Emily Dickinson is an outstanding poet; she had seven poems published while she was living and many more after her death. Her poems are widely known today. Such as, “The Soul Selects her own Society” and “Because I Could not stop for Death.” Dickinson has her own unique use of diction, punctuation, subject matter and form; they each contribute to conveying the theme in her poetry.
A poet’s use of diction refers to the individual choice of words, ranging between conversational and standard levels. Diction can vary throughout the decades. In Dickinson’s time period the words that were used commonly then but not now are being used frequently in “Because I Could not stop for Death” such as tippet, tulle, cornice, and gossamer; these words are called archaisms. These particular archaisms are being used to evoke a different feeling or meaning from the reader, as opposed to just saying shawl instead of tippet and net-like fabric rather than tulle. The use of these words also helps portray the time period the poem is set to be in. archaisms also used in “The Soul Selects her own Society,” but much less frequently. Dickinson also uses connotation in her poem “The Soul Selects her own Society,” as she says, “an Emperor be kneeling / from an ample nation / close the Valves of her attention” (7, 9, 11).
The use of connotation in this poem forces the reader to think deeper and analyze in order to determine the true meanings. Many forms of imagery are used in “Because I Could not stop for Death,” such as “We passed the Fields of Gazing Grain / We passed the Setting Sun” (11-12).
Literary Analysis of the poetry of Emily Dickinson Emily Dickinson is one of the most famous authors in American History, and a good amount of that can be attributed to her uniqueness in writing. In Emily Dickinson's poem "Because I could not stop for Death," she characterizes her overarching theme of Death differently than it is usually described through the poetic devices of irony, imagery, ...
These two lines contain visual imagery that paints a picture in my head of an actual wheat field, its grains blowing in the wind as the sun is setting. It adds to the meaning of the poem by reminiscing life, as it comes to an end. The choice of words in each poem along with their specific uses each help to convey their theme.
The poems “The Soul Selects her own Society” and “Because I Could not stop for Death” both are written with a similar form of punctuation. They both use long dashes rhythmically to interrupt the flow of the meter and cause the effect of a short pause. This is a common form of punctuation throughout Dickinson’s poems. This brief pause allows the reader to soak in what was read and to feel the effect of the words and their true meanings. Dickinson also uses capitalization in a similar and unique way throughout both poems. She capitalizes certain words as if to heighten the meaning, effect and importance those words convey as you read the poems. “The Soul…Society” has a stanza form. It contains six stanzas with four lines each; this is called a quatrain. “Because…Death” has a similar form but with only three stanzas. Both poems are written in iambic trimester but both also have lines written in iambic tetrameter, further demonstrating their similar form. In “Because…Death” this form is especially beneficial, it creates “scenes” in the poem. Beginning with her acceptance of death it goes through the reviewing of her life from childhood, maturity then the descent into death. Similar scenes are created in “The Soul…Society.” It starts with the selection, the rejection of others, and the final close of her attention to anyone one other than whom she selected.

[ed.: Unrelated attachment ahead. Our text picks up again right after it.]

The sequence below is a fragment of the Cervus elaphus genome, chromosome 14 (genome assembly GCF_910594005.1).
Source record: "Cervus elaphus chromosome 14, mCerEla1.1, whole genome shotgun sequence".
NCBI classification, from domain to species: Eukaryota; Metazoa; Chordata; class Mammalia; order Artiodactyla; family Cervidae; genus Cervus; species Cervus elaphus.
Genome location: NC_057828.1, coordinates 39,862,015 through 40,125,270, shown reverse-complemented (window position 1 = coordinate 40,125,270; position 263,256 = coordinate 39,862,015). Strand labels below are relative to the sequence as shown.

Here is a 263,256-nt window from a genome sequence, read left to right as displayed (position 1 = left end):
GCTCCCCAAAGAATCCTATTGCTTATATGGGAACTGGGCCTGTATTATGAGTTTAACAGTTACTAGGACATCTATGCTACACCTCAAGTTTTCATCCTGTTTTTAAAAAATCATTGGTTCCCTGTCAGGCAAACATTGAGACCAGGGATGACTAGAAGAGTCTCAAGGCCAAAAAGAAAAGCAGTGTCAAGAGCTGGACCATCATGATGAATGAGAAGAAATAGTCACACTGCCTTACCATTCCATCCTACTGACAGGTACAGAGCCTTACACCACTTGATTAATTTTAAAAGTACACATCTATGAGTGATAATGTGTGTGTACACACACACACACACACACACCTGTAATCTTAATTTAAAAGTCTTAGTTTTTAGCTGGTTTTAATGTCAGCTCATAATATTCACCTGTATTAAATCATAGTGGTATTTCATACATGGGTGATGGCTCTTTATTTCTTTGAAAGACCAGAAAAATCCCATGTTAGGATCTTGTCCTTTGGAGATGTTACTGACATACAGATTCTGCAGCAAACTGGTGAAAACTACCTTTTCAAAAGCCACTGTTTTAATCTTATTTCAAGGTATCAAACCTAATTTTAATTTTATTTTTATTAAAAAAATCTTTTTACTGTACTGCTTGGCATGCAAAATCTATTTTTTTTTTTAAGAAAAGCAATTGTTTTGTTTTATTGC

In both poems there are key words that give way to the main subject of the poem. For “The Soul Selects her own Society,” they are the soul, a nation, and selection. For “Because I Could not stop for Death,” they are death, immortality, and eternity. These completely different subjects are used to convey separate themes. I believe the theme in “The Soul…Society” is about how people choose a few close companions that truly matter to them and in doing so they exclude everyone else out. In “Because…Death” I think the overall theme is about how death should not be feared since it is a natural part of natures cycle of life.
An undeniable statement by all, philosophers or not, is that our earthly life will one day cease to exist and every living individual will one day meet their death. A simple definition of death would be the complete annihilation of one self, where the life or awareness one would feel in their brief life would be no more. Basically, the opposite to life. However, even the definition of death may be ...
Diction, form, punctuation, and subject matter are four very important aspects of poetry. They can be used to emphasize key points and send a message to the reader. In the end each are used effectively to contribute their individual effect to convey the theme of the poem.